The Protectionist Slippery Slope

There has always been a slippery slope to trade protectionism -- if it makes us all richer to draw a line around the United States and prevent more goods from crossing that line one way vs. the other, shouldn't it make us even richer to draw that line even smaller?  What about around a state?  If the US is better self-sufficient, shouldn't the same thing apply to Missouri? Or St. Louis?  Or University City?  Or the Delmar Loop?  Or just the house on corner of Waterman and Kingsland?

We see this idea in full flower here, from Michigan's Governor Granholm (via my Princeton classmate Henry Payne):

At its conference here last week, the Midwest Governor's Association (MGA) -- chaired by green queen Jennifer Granholm of Michigan -- said it wants to claim the future by transforming the Rust Belt into the Green Belt. But in calling for energy independence from other U.S. states and embracing a 30 percent renewable energy standard by 2030 (up from 2 percent today), the MGA's prescription is a giant leap backwards.Governor Granholm and Gov. James Doyle of Wisconsin seem to be tormented by the fact that the Midwest industrial engine imports much of its energy needs from coal states in the east and west. "Doyle has estimated that $226 billion leaves the region each year in energy costs that could be saved with alternative-energy installations and support jobs here," reported the Detroit Free Press.

My personal view is that Granholm actually hates Michigan.  How else to explain why she keeps doing things like raising the minimum wage and keeping taxes high to fund goofy energy schemes in a state with the highest unemployment in the country.


  1. Wise-old-bird:

    Instead of burdening already overtaxed Michigan with overpriced eco power, why not build a coal plant or two or three in Michigan, and then export that power to neighboring states?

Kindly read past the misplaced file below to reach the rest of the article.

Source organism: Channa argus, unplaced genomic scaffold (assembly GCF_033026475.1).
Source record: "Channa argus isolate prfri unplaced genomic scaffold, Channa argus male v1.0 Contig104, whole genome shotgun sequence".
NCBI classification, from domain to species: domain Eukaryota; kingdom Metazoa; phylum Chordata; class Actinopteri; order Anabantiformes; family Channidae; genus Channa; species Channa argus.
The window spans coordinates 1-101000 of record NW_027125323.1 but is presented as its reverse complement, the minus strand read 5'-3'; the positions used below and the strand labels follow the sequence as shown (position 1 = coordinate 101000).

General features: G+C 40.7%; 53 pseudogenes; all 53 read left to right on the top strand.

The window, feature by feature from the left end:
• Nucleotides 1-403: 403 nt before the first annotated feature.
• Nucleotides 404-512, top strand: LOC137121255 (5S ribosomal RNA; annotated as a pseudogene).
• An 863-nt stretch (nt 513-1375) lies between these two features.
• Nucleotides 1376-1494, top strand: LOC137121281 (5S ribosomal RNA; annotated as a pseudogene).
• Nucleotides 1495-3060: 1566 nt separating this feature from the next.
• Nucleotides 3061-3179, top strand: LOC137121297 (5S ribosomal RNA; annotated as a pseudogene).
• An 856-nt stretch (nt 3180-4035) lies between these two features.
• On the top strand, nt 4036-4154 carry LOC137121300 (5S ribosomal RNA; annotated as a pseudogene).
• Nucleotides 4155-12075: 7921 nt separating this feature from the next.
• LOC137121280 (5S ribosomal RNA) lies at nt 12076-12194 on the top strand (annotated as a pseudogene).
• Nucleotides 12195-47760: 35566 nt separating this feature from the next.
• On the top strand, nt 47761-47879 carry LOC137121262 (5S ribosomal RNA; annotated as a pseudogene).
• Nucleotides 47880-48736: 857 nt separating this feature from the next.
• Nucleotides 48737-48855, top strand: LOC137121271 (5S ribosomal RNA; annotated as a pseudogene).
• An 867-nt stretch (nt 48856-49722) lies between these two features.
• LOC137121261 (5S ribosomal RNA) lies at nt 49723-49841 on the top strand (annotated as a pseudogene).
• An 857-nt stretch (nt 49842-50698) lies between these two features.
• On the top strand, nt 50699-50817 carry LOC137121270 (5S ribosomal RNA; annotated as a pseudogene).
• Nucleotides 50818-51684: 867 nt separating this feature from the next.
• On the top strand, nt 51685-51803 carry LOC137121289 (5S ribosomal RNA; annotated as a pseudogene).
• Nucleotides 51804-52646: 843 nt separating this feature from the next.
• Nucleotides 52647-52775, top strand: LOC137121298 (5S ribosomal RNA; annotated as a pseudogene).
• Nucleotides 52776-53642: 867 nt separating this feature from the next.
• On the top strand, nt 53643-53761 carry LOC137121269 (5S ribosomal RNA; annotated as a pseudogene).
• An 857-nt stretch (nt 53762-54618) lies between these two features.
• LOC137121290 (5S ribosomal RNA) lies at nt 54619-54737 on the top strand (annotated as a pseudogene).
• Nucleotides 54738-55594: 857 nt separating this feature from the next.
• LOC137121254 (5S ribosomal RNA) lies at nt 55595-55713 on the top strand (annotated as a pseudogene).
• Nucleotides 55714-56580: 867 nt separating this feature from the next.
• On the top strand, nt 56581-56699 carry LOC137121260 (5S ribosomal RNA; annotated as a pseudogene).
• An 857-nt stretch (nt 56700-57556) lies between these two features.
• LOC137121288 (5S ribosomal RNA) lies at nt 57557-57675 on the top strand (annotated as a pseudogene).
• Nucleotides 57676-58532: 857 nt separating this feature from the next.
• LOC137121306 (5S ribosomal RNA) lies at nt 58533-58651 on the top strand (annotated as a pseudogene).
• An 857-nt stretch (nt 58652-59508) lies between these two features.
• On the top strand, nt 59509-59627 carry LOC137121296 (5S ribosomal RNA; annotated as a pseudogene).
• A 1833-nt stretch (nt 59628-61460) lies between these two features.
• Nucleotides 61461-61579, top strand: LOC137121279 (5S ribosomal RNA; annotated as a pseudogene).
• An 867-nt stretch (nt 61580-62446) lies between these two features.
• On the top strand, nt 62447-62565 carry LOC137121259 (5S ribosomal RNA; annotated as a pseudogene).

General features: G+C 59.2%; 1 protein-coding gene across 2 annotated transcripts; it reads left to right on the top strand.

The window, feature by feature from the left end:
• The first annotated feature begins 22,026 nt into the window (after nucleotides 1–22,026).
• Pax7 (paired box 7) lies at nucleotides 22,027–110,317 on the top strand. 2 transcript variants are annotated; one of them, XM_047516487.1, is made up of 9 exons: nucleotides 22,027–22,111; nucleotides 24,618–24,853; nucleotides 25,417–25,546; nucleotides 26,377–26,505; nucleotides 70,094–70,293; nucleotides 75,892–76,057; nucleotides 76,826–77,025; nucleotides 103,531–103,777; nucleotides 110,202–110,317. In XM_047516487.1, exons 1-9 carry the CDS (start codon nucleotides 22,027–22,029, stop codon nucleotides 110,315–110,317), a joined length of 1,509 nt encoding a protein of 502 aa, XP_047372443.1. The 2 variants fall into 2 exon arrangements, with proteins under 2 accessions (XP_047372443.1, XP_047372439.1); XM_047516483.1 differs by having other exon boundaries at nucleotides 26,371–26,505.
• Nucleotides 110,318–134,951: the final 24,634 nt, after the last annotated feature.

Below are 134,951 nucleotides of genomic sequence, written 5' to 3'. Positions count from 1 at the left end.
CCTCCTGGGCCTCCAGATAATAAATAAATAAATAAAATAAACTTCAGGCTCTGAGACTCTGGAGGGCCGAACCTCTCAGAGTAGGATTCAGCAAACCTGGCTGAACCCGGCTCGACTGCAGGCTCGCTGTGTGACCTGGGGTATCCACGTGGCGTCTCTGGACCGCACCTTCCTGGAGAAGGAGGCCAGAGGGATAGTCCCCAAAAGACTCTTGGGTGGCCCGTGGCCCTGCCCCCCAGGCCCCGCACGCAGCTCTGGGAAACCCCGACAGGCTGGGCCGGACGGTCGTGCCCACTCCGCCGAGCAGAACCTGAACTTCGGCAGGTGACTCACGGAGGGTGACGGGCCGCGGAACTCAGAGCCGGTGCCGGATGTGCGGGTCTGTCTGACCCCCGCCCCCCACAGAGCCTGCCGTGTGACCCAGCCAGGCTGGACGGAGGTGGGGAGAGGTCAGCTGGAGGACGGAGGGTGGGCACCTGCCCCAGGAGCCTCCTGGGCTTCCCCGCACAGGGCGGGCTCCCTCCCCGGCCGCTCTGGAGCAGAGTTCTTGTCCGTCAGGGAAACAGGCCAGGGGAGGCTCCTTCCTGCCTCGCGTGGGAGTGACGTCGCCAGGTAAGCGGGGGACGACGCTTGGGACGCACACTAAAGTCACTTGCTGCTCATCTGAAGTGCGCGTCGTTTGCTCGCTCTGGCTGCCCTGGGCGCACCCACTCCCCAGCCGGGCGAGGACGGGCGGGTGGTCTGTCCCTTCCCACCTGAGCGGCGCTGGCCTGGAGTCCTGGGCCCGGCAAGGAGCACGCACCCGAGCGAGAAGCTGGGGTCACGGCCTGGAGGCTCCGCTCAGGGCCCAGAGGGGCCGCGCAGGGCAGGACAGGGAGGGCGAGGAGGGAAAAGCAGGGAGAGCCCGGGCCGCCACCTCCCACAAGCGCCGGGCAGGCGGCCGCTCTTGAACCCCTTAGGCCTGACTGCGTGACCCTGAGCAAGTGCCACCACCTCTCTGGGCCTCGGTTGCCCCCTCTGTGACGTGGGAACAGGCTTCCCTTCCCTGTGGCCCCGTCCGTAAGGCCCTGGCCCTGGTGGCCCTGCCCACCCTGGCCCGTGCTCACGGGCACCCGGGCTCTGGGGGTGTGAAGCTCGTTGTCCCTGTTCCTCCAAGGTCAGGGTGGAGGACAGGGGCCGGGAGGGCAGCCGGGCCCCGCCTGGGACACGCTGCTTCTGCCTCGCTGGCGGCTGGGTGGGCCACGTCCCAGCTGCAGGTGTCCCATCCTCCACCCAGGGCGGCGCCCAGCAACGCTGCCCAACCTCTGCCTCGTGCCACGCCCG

It would get them a visit from Jim Hanson, which his usual protestations. I remember Jim came to Waterloo Iowa, to try to block a new coal plant there.

  2. Ian Random:

    Dennis Prager was going off about the liberal mindset the other day, that they come-up with a vision and use government to impose it. Sounds like this fits it perfectly. I guarantee you that tax abatements will be involved to the green businesses, not lowering government imposition to all businesses.

  3. Jon:

    She also ignores the huge natural gas reserves in Lake Huron and Superior (that oh by the way, Canada is tapping into) and her state relies heavily on oil sands coming down the pipeline from Alberta. I see her often at National Governors Association meetings and she is quite the mess. In completely over her head but so adamant about her stupid policies.

  4. nom de guerre:

    you can also expand your "granholm must secretly hate michigan" notion to our revered Dear Leader in washington's true feelings about the USA, as well. "how else to explain why....?" still, it WOULD be cool to see him win the heisman.

  5. DrTorch:

    That's an interesting proposition, but I think she hates more than Michigan.

    I'm a native Ohioan, _I_ hate Michigan, I'm familiar with that emotion.

    But Granholm's policies mean more Michiganians moving to Ohio...ergo she must hate Ohio too.

  6. Craig:

    I remember when people used to say, "Oh, she's so wonderful. It's too bad she's Canadian, and can't run for President."

  7. Scott B:

    It is amazing to move from Texas to Michigan and watch the strangling of the economy here by policies from Lansing.

  8. MJ:

    Doyle is really playing up the protectionist angle with his claims about reducing "imported" energy use. Apparently, he doesn't understand (or perhaps doesn't believe) that the energy those states are sending Wisconsin has any value, and that part of what keeps the little manufacturing left in his state is relatively cheap energy. This seems to feed into the perception that energy producers in other states are "preying" upon Wisconsinites.

    This line of argument is more effective when the place that energy supplies originate from can be mentally linked to some country with a nasty, authoritarian regime, like Iran or Venezuela. People have a tougher time making that link when the energy exporter your state (or country, as the case may be) is trying to decouple itself from is a place like Wyoming, West Virginia, or Canada.

  9. Allen:

    And for any Reeps out there claiming that they're better than the Democrats, not that Pawlenty signed on to this and has pushed for other equally boneheaded initiatives (ethanol being another one).

  10. tomw:

    Excuse me, but haven't these a*holes heard of interstate commerce? Without it, we'd all be so penurious it would be pathetic.
    The histrionics of these 'leaders' is laughable. Their knowledge of economics is sub atomic.